Role conflict takes place when one is forced to take on two different and incompatible roles at the same time. Consider the example of a doctor who is himself a patient, or who must decide whether he should be present for his daughter's birthday party (in his role as "father") or attend an ailing patient (as "doctor"). (Also compare the psychological concept of cognitive dissonance.)
In the functionalist conception, role is one of the important ways in which individual activity is socially regulated: roles create regular patterns of behaviour and thus a measure of predictability, which not only allows individuals to function effectively because they know what to expect of others, but also makes it possible for the sociologist to make generalisations about society. Collectively, a group of of interlocking roles creates a social institution[?]: the institution of law, for example, can be seen as the combination of many roles, including "police officer", "judge", "criminal", and "victim".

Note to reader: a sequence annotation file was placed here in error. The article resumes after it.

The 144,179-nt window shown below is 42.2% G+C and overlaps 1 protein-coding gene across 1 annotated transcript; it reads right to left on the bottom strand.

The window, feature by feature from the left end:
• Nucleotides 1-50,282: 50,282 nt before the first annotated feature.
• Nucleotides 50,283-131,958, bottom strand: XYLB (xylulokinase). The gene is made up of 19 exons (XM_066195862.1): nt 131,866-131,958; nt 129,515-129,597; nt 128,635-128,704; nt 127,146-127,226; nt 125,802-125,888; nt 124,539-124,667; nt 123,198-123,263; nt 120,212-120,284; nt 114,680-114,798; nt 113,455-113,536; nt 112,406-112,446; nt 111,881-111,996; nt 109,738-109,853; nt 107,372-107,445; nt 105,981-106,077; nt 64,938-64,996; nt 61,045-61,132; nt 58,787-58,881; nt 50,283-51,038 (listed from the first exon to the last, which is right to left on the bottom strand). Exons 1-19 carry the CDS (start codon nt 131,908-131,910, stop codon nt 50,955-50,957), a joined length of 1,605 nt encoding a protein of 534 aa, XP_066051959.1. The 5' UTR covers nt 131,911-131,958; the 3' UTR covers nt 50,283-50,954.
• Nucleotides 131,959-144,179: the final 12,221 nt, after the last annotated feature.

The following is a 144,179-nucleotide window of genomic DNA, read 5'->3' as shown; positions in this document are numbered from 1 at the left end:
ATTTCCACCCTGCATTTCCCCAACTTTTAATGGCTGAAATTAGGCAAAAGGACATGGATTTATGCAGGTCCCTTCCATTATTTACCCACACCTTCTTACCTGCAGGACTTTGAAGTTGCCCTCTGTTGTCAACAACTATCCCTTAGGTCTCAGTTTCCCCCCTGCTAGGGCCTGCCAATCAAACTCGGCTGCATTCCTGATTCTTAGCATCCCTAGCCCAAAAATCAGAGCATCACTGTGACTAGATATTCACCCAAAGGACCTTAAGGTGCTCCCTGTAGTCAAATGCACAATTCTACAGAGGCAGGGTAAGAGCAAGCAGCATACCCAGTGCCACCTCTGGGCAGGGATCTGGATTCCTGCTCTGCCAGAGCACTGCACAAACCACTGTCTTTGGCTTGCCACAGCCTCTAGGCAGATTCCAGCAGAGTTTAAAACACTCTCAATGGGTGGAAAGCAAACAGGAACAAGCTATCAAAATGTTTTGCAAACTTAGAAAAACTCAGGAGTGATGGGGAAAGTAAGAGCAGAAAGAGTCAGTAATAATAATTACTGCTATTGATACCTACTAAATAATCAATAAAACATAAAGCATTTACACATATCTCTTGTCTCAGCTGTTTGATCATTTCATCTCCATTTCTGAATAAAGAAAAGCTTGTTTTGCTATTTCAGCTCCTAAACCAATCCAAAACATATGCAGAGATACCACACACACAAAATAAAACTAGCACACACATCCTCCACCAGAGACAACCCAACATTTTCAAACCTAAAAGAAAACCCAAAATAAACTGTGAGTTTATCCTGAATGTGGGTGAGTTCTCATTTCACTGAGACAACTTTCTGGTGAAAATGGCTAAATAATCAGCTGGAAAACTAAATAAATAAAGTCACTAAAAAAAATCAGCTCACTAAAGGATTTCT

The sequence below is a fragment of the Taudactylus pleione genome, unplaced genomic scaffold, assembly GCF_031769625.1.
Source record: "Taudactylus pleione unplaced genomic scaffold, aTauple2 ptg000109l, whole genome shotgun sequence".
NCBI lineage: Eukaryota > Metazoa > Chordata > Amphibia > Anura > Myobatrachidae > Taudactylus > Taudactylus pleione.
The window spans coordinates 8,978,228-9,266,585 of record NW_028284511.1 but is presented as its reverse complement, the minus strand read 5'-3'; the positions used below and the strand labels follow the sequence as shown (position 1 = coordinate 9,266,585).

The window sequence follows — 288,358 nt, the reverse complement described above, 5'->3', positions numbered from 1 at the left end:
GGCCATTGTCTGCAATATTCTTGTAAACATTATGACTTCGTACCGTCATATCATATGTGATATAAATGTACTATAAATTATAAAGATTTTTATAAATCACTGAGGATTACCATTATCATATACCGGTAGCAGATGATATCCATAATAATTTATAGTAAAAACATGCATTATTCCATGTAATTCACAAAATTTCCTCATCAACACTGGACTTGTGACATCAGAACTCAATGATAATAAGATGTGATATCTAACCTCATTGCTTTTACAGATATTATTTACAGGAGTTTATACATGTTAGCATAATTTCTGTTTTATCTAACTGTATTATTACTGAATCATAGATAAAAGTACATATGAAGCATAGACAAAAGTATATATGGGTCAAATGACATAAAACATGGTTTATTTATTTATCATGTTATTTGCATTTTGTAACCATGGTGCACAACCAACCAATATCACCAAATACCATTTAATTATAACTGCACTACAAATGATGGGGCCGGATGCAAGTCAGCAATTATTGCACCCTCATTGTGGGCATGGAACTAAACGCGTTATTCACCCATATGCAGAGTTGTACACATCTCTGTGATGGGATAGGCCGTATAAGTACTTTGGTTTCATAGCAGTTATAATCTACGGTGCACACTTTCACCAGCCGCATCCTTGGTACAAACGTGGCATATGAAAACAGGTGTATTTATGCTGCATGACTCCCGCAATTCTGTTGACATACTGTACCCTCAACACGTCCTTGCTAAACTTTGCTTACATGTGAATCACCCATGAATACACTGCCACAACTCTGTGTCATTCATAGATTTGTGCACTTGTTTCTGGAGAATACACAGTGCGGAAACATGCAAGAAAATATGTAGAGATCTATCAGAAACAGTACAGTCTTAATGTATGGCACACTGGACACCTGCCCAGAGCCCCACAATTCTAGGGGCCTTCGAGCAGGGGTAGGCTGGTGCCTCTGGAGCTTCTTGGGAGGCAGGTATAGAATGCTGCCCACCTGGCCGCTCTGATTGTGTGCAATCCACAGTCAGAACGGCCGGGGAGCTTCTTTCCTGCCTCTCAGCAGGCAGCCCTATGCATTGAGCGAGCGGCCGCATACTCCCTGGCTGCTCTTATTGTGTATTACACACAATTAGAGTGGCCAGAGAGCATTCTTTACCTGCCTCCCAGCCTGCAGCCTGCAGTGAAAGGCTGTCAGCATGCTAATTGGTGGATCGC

Roles, in this conception, are created by society as a whole, are relatively inflexible, are more-or-less universally agreed upon, and individuals simply take their designated roles on and attempt to fulfil them as best they can. Although it is recognised that different roles interact ("teacher" and "student"), and that roles are usually defined in relation to other roles ("doctor" and "patient", or "mother" and "child") , the functionalist approach has great difficulty in accounting for variability and flexibility of roles, and finds it difficult to account for the vast differences in the way that individuals conceive different roles. Taken to extremes, the functionalist approach results in "role" becoming a set of static, semi-global expectations laid down by a unified, amorphous society: as simply prescriptions for correct behaviour. The distinction between "role" and norm and culture thus becomes sterile.
Nevertheless, although the classic functionalist approach to "role" is no longer regarded as an especially useful tool in the modern sociologist's approach to understanding societies, it remains a fundamental concept which is still taught in most introductory courses and is still regarded as important, particularly so when considering relatively homogenous, united societies like the middle-class post-war USA that gave birth to it.